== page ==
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Learning About Twin Pregnancy

What is different about a twin pregnancy?

In many ways, a twin pregnancy is like a single-baby pregnancy. Healthy twins develop like a single baby does until the last trimester, when their growth slows down. Twins are usually born before the usual 40-week due date.

For the mother, carrying twins can be more difficult than carrying a single baby. And her risks are higher for pregnancy problems. That's why keeping up with prenatal checks and tests is especially important.

How do twins grow?

Twins develop from embryos to babies like a single baby does.

  • By weeks 10 to 14 of your pregnancy, one or two placentas have formed inside your uterus. It is possible to hear your babies' heartbeats with a special ultrasound device. Your babies' eyes can move. Their arms and legs can bend.
  • Around weeks 14 to 18, hair is beginning to grow on your babies' heads.
  • By 18 to 22 weeks, your babies can now suck their thumbs. Around this time, you may start to feel your babies move. At first, this might feel like fluttering or "butterflies."
  • Around week 26, your babies can open and close their eyelids. You may notice that they respond to the sound of your or your partner's voice. You may also notice that they do less turning and twisting and more squirming.
  • Up to 32 weeks, twins grow rapidly. By this point, they really start to look like babies, with hair and plump skin.
  • Around 32 to 34 weeks, twins' pace of growth slows down. Their lungs become more ready for breathing. This marks a stage when babies born early are less likely to have breathing problems after birth.

What can you expect during a twin pregnancy?

With a twin pregnancy, your body makes high levels of pregnancy hormones. So morning sickness may come on earlier and stronger than if you were carrying a single baby. You may also have earlier and more intense symptoms from pregnancy, like swelling, heartburn, leg cramps, bladder discomfort, and sleep problems. Your belly may grow bigger, and you may gain more weight, sooner. Talk to your doctor about how much you might expect to gain.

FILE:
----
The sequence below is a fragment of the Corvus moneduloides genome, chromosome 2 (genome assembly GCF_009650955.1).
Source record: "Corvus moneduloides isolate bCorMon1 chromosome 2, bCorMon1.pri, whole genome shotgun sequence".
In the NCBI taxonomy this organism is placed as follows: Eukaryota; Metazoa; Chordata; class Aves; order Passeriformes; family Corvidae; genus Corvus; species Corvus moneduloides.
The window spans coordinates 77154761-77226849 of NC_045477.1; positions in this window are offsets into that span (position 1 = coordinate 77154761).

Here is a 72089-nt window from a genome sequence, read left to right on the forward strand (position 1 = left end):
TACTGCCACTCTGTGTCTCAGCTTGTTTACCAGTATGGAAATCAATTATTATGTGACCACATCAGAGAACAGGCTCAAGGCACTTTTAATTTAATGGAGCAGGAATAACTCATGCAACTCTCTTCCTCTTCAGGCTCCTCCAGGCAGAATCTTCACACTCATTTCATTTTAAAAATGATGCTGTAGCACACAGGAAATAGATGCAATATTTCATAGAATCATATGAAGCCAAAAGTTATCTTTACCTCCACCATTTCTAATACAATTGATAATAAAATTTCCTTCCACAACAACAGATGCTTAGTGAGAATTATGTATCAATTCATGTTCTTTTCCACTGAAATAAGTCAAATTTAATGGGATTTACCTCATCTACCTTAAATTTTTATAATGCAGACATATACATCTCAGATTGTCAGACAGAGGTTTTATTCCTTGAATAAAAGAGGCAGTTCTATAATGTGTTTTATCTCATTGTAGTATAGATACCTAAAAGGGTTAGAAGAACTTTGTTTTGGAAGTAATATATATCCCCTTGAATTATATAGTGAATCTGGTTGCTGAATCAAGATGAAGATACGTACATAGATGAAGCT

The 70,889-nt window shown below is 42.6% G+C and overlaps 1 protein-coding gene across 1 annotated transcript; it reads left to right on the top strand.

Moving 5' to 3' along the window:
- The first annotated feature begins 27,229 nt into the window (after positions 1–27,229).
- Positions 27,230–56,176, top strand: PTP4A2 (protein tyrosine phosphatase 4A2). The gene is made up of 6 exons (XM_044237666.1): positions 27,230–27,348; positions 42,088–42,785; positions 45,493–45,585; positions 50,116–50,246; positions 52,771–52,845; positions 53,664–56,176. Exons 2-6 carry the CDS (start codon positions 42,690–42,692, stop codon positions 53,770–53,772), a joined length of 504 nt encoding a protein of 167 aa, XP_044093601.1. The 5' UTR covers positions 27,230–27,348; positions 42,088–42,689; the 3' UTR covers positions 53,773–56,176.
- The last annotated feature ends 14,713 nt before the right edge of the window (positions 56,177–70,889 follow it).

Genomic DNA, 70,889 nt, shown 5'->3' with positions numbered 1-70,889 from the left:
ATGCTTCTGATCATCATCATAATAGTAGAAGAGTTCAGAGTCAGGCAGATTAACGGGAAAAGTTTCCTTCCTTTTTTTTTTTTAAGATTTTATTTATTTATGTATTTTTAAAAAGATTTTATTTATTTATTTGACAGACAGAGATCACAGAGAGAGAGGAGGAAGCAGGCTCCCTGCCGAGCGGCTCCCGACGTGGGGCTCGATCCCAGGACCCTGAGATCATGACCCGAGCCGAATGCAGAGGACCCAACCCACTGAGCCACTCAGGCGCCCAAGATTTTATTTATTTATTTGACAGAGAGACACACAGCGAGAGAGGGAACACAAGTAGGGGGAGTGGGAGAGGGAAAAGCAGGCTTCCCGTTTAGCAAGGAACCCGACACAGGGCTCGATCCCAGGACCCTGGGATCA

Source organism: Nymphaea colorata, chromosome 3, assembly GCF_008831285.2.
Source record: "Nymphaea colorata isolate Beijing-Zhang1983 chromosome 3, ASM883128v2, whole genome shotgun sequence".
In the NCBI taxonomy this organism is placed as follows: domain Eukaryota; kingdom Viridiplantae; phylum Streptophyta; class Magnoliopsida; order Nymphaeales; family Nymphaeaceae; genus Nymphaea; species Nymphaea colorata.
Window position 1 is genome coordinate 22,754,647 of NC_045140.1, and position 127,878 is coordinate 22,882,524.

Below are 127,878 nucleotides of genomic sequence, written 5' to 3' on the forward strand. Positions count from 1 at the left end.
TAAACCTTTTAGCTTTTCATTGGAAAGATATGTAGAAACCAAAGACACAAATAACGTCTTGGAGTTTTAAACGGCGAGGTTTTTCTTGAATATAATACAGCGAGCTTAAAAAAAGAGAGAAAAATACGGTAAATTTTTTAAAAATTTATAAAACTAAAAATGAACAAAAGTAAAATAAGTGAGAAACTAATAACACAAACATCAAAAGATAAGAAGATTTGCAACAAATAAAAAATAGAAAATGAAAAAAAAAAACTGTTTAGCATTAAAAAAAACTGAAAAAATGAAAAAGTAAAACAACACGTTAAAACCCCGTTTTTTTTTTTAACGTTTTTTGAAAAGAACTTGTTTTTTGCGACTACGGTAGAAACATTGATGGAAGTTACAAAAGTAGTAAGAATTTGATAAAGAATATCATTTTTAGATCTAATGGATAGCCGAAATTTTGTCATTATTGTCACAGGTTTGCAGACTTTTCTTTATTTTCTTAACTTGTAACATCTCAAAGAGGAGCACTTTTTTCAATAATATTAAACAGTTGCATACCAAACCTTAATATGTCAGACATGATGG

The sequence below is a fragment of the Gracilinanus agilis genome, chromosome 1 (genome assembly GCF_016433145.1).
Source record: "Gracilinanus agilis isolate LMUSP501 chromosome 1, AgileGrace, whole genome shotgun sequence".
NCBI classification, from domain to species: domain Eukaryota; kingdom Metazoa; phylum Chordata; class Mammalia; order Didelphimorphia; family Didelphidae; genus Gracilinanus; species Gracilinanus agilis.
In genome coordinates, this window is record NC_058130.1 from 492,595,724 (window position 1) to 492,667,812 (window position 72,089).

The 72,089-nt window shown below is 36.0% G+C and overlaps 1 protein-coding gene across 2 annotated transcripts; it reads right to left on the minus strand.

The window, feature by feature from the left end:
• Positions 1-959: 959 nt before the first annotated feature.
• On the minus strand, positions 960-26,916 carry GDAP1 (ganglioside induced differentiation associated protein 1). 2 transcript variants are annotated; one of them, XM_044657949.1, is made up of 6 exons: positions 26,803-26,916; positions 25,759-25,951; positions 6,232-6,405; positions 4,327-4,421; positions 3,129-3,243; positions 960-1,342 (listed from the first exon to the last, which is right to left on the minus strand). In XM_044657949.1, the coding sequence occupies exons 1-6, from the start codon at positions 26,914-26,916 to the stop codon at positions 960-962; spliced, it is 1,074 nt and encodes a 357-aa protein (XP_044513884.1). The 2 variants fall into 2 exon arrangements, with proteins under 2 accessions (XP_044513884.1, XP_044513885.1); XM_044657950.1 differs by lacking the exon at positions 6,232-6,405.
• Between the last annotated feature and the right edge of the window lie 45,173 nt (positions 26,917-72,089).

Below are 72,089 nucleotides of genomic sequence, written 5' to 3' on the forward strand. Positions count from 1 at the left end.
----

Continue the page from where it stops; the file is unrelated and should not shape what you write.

When you're carrying twins, you and your babies may be tested and checked more than you would for a single-baby pregnancy.

  • At about 10 weeks, an ultrasound can show if the babies are growing in the same amniotic sac. If they each have their own sac and their own placenta, twins have the best chances of both growing well.
  • Between weeks 18 and 20, an ultrasound may be able to show the sex of your babies.
  • Later in your pregnancy, you will start to have checkups more often. This will be sooner than for a single-baby pregnancy.

Twins tend to be born early, but 38 weeks is a goal when mother and babies are doing well.

As you get closer to delivery time, your medical team will help you know what to expect and what to do. As questions come to mind, keep a list so you can remember to ask your doctor.

Follow-up care is a key part of your treatment and safety. Be sure to make and go to all appointments, and call your doctor or nurse advice line (811 in most provinces and territories) if you are having problems. It's also a good idea to know your test results and keep a list of the medicines you take.

Where can you learn more?

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